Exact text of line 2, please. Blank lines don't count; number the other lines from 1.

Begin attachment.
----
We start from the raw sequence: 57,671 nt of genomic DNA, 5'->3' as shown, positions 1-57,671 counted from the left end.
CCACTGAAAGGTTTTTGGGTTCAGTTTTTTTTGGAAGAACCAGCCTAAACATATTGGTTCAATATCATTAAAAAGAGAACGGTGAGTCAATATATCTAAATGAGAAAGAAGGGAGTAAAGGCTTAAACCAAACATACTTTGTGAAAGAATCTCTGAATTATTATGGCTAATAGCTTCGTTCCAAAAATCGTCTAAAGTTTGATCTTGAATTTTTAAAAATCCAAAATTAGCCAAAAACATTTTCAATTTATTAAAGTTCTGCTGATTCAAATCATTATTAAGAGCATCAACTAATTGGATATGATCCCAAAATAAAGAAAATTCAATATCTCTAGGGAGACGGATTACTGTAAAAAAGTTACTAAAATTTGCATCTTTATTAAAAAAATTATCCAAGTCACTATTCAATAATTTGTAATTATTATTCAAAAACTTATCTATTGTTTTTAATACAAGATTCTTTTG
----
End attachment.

CCACTGAAAGGTTTTTGGGTTCAGTTTTTTTTGGAAGAACCAGCCTAAACATATTGGTTCAATATCATTAAAAAGAGAACGGTGAGTCAATATATCTAAATGAGAAAGAAGGGAGTAAAGGCTTAAACCAAACATACTTTGTGAAAGAATCTCTGAATTATTATGGCTAATAGCTTCGTTCCAAAAATCGTCTAAAGTTTGATCTTGAATTTTTAAAAATCCAAAATTAGCCAAAAACATTTTCAATTTATTAAAGTTCTGCTGATTCAAATCATTATTAAGAGCATCAACTAATTGGATATGATCCCAAAATAAAGAAAATTCAATATCTCTAGGGAGACGGATTACTGTAAAAAAGTTACTAAAATTTGCATCTTTATTAAAAAAATTATCCAAGTCACTATTCAATAATTTGTAATTATTATTCAAAAACTTATCTATTGTTTTTAATACAAGATTCTTTTG